To see the traditional film market disrupted is really no surprise. Every sector is changing, and many are disappearing due to tsunami- like technology shifts.  We can discuss how long market shifts will take, what new sectors will emerge, who will be
competitors and so on, but the key point is almost all markets will change due to technology disruption .  So it is really no surprise to see the demise of Kodak and many others (e.g., minicomputer manufacturers, large copier companies, Borders, record stores, others)  who either did not fully embrace these radical changes, did not want to “disturb” their current business, or thought their businesses would exist forever. And these changes mean opportunity for agile entrepreneurial firms that understand
the changing competitive dynamics and develop well crafted strategies.

Paul B. Silverman

Author: Worm on a Chopstick : Understanding Today’s Entrepreneurial Age: Directions, Strategies, Management Perspectives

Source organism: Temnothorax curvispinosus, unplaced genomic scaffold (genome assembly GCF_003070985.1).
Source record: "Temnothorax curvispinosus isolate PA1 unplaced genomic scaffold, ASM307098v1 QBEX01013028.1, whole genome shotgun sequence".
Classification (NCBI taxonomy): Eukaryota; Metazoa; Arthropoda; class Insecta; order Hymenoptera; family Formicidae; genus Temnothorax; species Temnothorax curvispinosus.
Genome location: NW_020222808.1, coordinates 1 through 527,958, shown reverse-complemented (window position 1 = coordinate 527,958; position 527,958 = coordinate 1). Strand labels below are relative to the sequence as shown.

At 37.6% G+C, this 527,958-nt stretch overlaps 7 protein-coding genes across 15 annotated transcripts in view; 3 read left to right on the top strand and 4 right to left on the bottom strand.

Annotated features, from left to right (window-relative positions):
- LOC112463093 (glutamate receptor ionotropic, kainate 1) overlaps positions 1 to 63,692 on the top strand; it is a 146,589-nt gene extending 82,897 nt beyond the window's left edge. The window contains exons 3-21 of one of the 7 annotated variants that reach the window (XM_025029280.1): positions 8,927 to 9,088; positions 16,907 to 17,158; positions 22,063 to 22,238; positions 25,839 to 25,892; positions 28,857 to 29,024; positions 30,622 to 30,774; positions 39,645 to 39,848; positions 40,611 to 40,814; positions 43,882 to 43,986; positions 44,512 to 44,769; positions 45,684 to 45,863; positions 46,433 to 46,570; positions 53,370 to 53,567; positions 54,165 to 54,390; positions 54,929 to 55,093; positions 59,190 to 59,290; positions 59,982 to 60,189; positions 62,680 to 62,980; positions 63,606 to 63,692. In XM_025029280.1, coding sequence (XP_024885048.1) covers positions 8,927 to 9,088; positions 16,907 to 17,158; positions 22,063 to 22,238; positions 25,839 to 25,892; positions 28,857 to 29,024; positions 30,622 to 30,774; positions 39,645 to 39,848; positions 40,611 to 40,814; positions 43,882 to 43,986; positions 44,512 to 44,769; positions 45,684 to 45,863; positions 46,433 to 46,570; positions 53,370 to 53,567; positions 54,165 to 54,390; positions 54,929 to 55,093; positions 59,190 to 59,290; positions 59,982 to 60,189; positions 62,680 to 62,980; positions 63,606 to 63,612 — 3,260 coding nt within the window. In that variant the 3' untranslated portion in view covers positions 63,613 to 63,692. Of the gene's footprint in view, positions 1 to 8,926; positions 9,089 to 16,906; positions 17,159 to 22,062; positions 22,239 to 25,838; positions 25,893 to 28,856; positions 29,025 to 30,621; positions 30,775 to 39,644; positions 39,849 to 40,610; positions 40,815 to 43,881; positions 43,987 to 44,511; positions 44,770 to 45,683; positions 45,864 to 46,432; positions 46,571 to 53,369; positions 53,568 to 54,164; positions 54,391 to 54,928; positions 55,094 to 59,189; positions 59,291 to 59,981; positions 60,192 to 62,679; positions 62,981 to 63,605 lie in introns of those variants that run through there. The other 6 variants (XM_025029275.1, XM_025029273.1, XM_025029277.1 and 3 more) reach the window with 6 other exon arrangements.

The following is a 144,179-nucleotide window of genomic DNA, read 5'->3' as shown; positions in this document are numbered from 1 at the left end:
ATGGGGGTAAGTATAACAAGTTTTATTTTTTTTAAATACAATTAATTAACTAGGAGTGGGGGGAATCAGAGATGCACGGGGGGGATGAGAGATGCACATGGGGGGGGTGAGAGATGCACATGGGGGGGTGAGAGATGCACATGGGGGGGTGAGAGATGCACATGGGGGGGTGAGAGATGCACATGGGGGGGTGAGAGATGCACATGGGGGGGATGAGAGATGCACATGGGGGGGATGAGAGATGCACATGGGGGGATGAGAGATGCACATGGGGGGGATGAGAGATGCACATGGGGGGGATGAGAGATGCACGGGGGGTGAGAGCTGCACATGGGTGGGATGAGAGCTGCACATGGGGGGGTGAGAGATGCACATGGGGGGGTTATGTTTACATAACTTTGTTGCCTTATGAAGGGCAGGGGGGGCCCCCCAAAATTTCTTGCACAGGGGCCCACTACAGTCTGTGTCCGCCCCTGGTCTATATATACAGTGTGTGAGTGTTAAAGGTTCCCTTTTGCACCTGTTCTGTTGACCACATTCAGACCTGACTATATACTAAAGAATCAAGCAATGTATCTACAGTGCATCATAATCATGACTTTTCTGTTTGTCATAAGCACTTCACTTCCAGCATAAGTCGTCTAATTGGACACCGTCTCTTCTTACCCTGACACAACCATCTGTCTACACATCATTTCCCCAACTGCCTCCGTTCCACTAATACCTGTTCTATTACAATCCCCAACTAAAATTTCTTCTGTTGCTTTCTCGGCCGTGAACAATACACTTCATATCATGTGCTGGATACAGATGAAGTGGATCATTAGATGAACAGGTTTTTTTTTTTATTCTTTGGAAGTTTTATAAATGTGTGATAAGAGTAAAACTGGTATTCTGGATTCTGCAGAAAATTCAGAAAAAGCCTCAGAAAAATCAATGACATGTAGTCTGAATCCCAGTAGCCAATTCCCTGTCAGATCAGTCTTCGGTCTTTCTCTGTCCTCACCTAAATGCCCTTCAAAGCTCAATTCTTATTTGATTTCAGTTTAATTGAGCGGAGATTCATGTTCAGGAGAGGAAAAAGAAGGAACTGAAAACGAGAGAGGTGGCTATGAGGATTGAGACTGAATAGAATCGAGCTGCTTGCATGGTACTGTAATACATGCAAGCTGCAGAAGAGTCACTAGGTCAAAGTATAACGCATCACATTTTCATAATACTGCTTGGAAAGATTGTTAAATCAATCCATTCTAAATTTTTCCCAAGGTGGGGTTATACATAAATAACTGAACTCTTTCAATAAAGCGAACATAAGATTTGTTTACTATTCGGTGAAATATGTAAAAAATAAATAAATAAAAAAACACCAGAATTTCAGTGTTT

Linked in:      Paul Silverman
Twitter:         globalbizmentor

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Next Gen Ad Analytics:’Finding the Significant Few Among the Trivial Many’

The online advertising market is estimated at more than $30 billion in 2011  growing at 22 percent annually based on Internet Advertising Bureau (IAB) statistics. What we are seeing is explosive growth of predictive-analytics based tools and applications to drive the creation of new targeted ad services.

Look over today’s announcement that predictive analytics firm eBureau is spinning off its online advertising targeting business into a new company called TruSignal(TM) offering targeted advertising using proprietary predictive analytics and other tools.

All companies are interested in finding what we call the ‘significant few among the trivial many’ – I foresee many exciting developments and issues emerging here as we pursue this goal:

  • Expect other online advertising companies to create separate, specialized analytics driven service entities – analytics technology is driving this trend, is highly specialized, and this is moving very quickly
  • Different skills sets are needed as ad business moves to even more advanced analytics and visualization technologies- think of the implications for the online advertising sector looking for creative and ‘analytics-savvy’ candidates – new skill sets are needed now to secure and retain industry leadership
  • Expect to see more analytics spin-offs in other sectors- the same model is occurring in the health care, financial services and others